How should I use this medicine?
Take this medicine by mouth with a glass of water. Follow the directions on the prescription label. You can take it with or without food. If it upsets your stomach, take it with food. Do not cut, crush, or chew this medicine. Do not take it more often than directed.
A special MedGuide will be given to you by the pharmacist with each prescription and refill. Be sure to read this information carefully each time.
Talk to your pediatrician regarding the use of this medicine in children. While this drug may be prescribed for children as young as 12 for selected conditions, precautions do apply.
What should I watch for while using this medicine?
Visit your healthcare provider for regular checks on your progress. Tell your healthcare provider if your symptoms do not start to get better or if they get worse.
This medicine may cause serious skin reactions. They can happen weeks to months after starting the medicine. Contact your healthcare provider right away if you notice fevers or flu-like symptoms with a rash. The rash may be red or purple and then turn into blisters or peeling of the skin. Or, you might notice a red rash with swelling of the face, lips or lymph nodes in your neck or under your arms.
You may get drowsy or dizzy. Do not drive, use machinery, or do anything that needs mental alertness until you know how this medicine affects you. Do not stand up or sit up quickly, especially if you are an older patient. This reduces the risk of dizzy or fainting spells. Alcohol may interfere with the effect of this medicine. Avoid alcoholic drinks.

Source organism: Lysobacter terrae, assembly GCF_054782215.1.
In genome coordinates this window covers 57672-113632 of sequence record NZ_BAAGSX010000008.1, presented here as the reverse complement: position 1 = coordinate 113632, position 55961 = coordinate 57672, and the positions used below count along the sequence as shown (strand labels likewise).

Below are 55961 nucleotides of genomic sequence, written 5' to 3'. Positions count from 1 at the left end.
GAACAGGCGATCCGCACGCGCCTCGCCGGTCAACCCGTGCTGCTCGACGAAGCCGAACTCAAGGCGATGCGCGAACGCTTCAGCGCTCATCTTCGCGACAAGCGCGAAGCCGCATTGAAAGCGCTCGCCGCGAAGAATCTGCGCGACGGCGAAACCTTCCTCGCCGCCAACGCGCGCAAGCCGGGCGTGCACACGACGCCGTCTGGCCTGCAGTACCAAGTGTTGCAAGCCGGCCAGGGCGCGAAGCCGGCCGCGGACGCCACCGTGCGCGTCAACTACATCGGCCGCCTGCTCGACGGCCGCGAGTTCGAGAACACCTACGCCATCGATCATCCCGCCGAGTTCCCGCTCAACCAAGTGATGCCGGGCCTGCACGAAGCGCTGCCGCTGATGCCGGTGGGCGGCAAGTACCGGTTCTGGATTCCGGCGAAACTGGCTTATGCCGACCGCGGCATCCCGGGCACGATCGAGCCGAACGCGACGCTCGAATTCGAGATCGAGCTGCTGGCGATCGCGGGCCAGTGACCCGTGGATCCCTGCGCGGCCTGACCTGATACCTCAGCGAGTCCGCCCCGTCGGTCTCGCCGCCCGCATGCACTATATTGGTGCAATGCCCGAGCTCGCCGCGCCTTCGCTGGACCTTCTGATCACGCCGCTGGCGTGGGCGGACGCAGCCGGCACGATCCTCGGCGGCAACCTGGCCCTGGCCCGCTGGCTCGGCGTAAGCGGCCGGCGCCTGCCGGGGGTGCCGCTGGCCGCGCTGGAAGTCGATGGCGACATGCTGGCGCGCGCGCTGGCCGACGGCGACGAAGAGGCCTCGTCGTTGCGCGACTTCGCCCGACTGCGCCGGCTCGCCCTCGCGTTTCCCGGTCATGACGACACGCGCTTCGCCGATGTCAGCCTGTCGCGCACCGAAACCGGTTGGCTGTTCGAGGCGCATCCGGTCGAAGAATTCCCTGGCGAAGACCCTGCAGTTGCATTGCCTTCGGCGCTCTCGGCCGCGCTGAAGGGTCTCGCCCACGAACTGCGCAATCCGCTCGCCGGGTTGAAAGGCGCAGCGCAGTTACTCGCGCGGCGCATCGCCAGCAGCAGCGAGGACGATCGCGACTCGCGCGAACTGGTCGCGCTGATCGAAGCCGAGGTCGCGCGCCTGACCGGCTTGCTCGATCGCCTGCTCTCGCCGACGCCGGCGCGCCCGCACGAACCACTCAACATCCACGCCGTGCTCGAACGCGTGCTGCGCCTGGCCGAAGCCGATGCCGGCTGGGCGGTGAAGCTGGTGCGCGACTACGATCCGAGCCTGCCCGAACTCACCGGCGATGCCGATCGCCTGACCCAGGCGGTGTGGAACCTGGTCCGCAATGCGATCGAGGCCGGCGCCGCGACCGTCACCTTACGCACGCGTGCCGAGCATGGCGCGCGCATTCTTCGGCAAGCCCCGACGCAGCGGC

Do not take other medicines that contain aspirin, ibuprofen, or naproxen with this medicine. Side effects such as stomach upset, nausea, or ulcers may be more likely to occur. Many non-prescription medicines contain aspirin, ibuprofen, or naproxen. Always read labels carefully.
This medicine can cause ulcers and bleeding in the stomach and intestines at any time during treatment. This can happen with no warning and may cause death. Smoking, drinking alcohol, older age, and poor health can also increase risks. Call your healthcare provider right away if you have stomach pain or blood in your vomit or stool.
This medicine does not prevent a heart attack or stroke. This medicine may increase the chance of a heart attack or stroke. The chance may increase the longer you use this medicine or if you have heart disease. If you take aspirin to prevent a heart attack or stroke, talk to your healthcare provider about using this medicine.
This medicine may increase your risk to bruise or bleed. Call your healthcare provider if you notice any unusual bleeding.
Tell your healthcare provider right away if you have any change in your eyesight.
Your mouth may get dry. Chewing sugarless gum or sucking hard candy and drinking plenty of water may help. Contact your healthcare provider if the problem does not go away or is severe.
If you take migraine medicines for 10 or more days a month, your migraines may get worse. Keep a diary of headache days and medicine use. Contact your healthcare provider if your migraine attacks occur more frequently.